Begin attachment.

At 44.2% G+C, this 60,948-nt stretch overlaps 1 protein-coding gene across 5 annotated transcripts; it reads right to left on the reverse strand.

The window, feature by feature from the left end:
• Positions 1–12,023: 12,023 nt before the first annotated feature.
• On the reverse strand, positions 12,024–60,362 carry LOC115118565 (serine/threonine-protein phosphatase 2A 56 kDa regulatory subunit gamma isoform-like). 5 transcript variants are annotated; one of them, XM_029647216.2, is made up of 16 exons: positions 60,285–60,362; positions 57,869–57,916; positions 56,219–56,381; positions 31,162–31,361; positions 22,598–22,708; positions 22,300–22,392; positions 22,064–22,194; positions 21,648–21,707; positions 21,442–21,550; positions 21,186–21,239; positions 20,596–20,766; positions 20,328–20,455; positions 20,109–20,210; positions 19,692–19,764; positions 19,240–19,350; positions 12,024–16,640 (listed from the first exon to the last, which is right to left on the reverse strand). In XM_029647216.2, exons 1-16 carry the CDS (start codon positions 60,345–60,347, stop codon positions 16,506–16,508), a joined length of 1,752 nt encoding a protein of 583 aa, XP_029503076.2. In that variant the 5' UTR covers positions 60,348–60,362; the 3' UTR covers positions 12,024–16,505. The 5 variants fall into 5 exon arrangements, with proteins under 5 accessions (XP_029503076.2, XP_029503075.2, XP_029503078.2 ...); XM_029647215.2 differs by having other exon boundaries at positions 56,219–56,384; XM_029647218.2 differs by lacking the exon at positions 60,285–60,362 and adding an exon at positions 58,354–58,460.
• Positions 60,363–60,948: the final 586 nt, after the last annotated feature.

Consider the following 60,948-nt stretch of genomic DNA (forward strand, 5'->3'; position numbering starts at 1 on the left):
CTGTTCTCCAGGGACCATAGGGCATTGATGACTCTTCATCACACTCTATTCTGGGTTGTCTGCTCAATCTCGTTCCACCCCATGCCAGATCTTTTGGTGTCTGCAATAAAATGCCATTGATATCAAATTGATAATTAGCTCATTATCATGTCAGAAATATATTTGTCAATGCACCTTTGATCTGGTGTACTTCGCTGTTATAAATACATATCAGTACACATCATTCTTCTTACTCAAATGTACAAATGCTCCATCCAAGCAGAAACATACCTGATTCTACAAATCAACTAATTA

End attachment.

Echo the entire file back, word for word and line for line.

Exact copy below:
At 44.2% G+C, this 60,948-nt stretch overlaps 1 protein-coding gene across 5 annotated transcripts; it reads right to left on the reverse strand.

The window, feature by feature from the left end:
• Positions 1–12,023: 12,023 nt before the first annotated feature.
• On the reverse strand, positions 12,024–60,362 carry LOC115118565 (serine/threonine-protein phosphatase 2A 56 kDa regulatory subunit gamma isoform-like). 5 transcript variants are annotated; one of them, XM_029647216.2, is made up of 16 exons: positions 60,285–60,362; positions 57,869–57,916; positions 56,219–56,381; positions 31,162–31,361; positions 22,598–22,708; positions 22,300–22,392; positions 22,064–22,194; positions 21,648–21,707; positions 21,442–21,550; positions 21,186–21,239; positions 20,596–20,766; positions 20,328–20,455; positions 20,109–20,210; positions 19,692–19,764; positions 19,240–19,350; positions 12,024–16,640 (listed from the first exon to the last, which is right to left on the reverse strand). In XM_029647216.2, exons 1-16 carry the CDS (start codon positions 60,345–60,347, stop codon positions 16,506–16,508), a joined length of 1,752 nt encoding a protein of 583 aa, XP_029503076.2. In that variant the 5' UTR covers positions 60,348–60,362; the 3' UTR covers positions 12,024–16,505. The 5 variants fall into 5 exon arrangements, with proteins under 5 accessions (XP_029503076.2, XP_029503075.2, XP_029503078.2 ...); XM_029647215.2 differs by having other exon boundaries at positions 56,219–56,384; XM_029647218.2 differs by lacking the exon at positions 60,285–60,362 and adding an exon at positions 58,354–58,460.
• Positions 60,363–60,948: the final 586 nt, after the last annotated feature.

Consider the following 60,948-nt stretch of genomic DNA (forward strand, 5'->3'; position numbering starts at 1 on the left):
CTGTTCTCCAGGGACCATAGGGCATTGATGACTCTTCATCACACTCTATTCTGGGTTGTCTGCTCAATCTCGTTCCACCCCATGCCAGATCTTTTGGTGTCTGCAATAAAATGCCATTGATATCAAATTGATAATTAGCTCATTATCATGTCAGAAATATATTTGTCAATGCACCTTTGATCTGGTGTACTTCGCTGTTATAAATACATATCAGTACACATCATTCTTCTTACTCAAATGTACAAATGCTCCATCCAAGCAGAAACATACCTGATTCTACAAATCAACTAATTA